Learn to Play Go with Learn to Play Go (Part 5)


Learn to Play Go 5


So far, I have reviewed how Janice Kim and Jeong Soo-hyun’s Learn to Play Go Series introduce Go to an absolute beginner, discuss the flow of Go from start to finish, suggest the proper mindset required in gameplay, and show some techniques during fighting. In the last Volume, The Palace of Memory, Janice Kim focuses on the guidelines and templates she learned from Jeong Soo-hyun.

Who should read it?

Anyone who has read Volumes I to IV should read the last volume and get the best from the series. Those who has reached low double-digit kyu rating or high single-digit kyu rating should also read this volume to sharpen or improve their knowledge base.

What can I learn from it?

Instead of the creative title, The Palace of Memory, Janice Kim could have titled Volume V as Guidelines: Shapes, Opening, and Endgame. Shapes are essential from start to finish in Go. Kim then steps back to give guidelines for the opening and a short study of some basic jungsuk (joseki) then leaps forward to endgame guidelines.

I have reread Volume IV, and I will reread it again until the lessons from it become ingrained in my mind. I will also reread Volume V for its value. I think both Volume IV and V are vital to the give any go player a solid foundation on the fundamentals of Go.

The templates for fighting include tactics when two opposing stones are in contact or when apart by one-point, by a knight’s move, and in a diagonal. Guidelines of shape discusses the logic behind the hane during the attachment, the cut and extend, adding another sacrifice to a stone on the third line, attacking at the center of symmetry, connecting after a peep, and the hane at the head of two or three stones. The chapter on shape guidelines also focuses on the efficiency of the tiger’s mouth, the one-point jump, the bamboo joint, the knight’s move in response to a cap, and the ponnuki. One of my favorite in this volume is this quote about the squeeze:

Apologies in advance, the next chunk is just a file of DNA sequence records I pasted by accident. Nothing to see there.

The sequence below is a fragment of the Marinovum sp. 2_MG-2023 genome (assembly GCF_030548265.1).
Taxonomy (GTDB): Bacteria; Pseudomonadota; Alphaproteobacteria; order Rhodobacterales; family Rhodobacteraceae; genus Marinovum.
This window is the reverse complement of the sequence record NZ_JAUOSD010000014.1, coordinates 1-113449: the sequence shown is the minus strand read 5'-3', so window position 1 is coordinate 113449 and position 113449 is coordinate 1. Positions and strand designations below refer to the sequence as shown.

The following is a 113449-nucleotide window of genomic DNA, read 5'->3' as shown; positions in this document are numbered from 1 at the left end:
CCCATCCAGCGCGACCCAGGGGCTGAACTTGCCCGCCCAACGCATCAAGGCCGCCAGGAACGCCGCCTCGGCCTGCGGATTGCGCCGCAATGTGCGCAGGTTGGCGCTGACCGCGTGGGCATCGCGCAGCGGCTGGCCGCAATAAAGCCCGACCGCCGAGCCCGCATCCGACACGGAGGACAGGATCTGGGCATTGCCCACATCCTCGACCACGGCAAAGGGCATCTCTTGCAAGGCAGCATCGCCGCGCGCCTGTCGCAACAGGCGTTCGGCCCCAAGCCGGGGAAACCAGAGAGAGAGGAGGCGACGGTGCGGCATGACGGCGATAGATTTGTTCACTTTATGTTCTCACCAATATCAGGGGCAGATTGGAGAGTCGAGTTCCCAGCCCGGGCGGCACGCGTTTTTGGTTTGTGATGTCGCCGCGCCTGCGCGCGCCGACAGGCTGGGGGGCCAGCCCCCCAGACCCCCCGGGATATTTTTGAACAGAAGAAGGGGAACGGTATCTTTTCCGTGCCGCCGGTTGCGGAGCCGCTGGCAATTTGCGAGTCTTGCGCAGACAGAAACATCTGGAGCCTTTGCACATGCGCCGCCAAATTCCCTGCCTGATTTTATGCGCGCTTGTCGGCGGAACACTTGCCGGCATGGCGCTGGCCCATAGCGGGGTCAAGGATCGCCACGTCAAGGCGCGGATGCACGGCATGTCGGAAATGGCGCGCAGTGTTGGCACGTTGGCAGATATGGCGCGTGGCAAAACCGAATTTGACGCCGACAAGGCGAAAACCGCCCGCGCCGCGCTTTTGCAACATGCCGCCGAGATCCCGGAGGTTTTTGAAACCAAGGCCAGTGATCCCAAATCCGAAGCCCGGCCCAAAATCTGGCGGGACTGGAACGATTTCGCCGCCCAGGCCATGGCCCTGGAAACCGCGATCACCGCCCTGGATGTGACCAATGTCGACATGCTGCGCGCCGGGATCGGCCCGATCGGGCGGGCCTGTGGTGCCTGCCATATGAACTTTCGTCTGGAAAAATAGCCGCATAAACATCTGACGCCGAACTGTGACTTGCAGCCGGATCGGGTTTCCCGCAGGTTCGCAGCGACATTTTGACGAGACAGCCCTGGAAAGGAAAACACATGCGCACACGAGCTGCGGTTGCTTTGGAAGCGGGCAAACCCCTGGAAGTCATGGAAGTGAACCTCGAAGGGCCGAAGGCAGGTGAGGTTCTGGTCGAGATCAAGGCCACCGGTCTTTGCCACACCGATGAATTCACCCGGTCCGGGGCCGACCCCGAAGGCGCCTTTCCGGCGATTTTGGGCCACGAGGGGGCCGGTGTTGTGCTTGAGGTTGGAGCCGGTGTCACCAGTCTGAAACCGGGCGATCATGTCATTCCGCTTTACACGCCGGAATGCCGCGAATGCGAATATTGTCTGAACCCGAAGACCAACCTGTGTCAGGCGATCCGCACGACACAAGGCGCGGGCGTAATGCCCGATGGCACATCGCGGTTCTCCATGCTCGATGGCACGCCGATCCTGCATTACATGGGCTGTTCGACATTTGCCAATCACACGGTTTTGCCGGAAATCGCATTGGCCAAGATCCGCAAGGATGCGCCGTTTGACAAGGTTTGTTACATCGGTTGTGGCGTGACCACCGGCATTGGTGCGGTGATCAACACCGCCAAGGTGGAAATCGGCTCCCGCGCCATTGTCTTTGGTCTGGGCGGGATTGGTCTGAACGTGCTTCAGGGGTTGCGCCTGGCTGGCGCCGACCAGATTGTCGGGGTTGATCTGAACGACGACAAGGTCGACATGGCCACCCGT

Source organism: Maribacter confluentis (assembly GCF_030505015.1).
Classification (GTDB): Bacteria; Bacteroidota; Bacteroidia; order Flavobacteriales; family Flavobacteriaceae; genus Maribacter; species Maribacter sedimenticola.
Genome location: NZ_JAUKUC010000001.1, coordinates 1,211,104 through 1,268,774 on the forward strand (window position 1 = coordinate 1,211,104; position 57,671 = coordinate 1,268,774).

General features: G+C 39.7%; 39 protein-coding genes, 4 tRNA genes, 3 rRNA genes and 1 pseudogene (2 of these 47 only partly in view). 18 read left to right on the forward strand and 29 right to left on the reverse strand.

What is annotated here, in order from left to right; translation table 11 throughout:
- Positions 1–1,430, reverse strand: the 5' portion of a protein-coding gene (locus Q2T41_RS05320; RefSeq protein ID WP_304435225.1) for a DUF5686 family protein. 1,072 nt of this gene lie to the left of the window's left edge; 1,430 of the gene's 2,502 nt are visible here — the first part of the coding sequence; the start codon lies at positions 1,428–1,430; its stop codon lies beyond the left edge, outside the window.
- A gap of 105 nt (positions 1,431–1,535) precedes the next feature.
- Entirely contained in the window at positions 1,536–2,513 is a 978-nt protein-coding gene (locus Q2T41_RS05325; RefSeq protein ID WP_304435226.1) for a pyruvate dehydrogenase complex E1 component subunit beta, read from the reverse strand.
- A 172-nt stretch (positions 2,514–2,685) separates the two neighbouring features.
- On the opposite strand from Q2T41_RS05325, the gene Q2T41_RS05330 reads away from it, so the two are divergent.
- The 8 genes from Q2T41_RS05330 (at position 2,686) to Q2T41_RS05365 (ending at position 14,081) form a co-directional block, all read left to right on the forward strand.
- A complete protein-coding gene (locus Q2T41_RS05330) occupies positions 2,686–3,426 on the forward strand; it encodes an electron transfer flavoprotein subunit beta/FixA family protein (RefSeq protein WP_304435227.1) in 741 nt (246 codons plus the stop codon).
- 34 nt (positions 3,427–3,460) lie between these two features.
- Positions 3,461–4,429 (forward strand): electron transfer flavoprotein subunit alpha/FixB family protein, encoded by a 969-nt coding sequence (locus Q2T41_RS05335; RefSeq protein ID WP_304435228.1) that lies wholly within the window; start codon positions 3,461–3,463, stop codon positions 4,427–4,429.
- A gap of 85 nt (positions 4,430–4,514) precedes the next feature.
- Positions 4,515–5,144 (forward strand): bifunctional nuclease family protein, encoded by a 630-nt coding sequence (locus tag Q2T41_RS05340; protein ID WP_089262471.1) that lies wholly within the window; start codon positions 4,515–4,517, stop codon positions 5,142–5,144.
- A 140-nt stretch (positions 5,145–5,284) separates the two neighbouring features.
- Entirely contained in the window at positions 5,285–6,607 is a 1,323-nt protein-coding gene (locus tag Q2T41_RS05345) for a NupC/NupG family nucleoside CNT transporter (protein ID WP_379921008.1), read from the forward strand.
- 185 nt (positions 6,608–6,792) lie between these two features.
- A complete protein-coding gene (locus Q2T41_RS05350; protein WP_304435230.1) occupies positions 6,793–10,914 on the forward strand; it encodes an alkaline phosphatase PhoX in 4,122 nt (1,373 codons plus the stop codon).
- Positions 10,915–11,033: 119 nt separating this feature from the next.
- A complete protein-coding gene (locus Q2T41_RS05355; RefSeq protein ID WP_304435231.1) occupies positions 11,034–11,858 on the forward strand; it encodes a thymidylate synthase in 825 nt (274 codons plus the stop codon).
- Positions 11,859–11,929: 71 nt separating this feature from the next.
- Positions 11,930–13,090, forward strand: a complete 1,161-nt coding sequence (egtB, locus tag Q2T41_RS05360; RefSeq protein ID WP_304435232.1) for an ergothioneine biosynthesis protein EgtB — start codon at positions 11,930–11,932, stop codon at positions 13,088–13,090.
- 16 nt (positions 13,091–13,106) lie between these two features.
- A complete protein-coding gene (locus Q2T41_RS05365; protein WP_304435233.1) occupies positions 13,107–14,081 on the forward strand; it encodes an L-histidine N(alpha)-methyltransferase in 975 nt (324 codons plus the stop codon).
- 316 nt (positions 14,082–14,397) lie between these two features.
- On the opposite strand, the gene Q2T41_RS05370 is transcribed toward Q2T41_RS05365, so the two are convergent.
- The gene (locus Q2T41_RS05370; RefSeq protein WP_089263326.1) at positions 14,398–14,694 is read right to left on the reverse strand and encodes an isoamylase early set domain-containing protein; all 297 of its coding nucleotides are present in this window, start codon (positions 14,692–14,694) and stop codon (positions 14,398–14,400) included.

“Water’s cold but fish don’t freeze,

If the net don’t work then try to squeeze.”

I will not list the opening and endgame guidelines because I think their value are more from the discussion rather than the guidelines themselves. I think that these guidelines, if understood properly, apply for any rank.

Why is it great?

Kim’s discussion of the templates and guidelines are all very easy to read and understand. One can simply memorize the sequences and guidelines from this book, but Kim makes sure readers will not fall for the memorization trap. I invite readers to focus on the discussion for each template or guideline.

The threat of the memorization trap increases when studying joseki. Kim introduces some of the common and must-learn josekis, but readers must study and understand these josekis and the myriad other josekis from other sources.

How can it improve my knowledge and gameplay of go?

I am not sure how much Volume V can increase ones strength, but I am sure that the contents of this book are essential at any level. Go basics and fundamentals are important for me. I think they are the foundation to get stronger and play a more beautiful game. The Palace of Memory, along with the first four volumes of the Learn to Play Go Series, will give beginner to weak kyu players the best and strongest foundation available.



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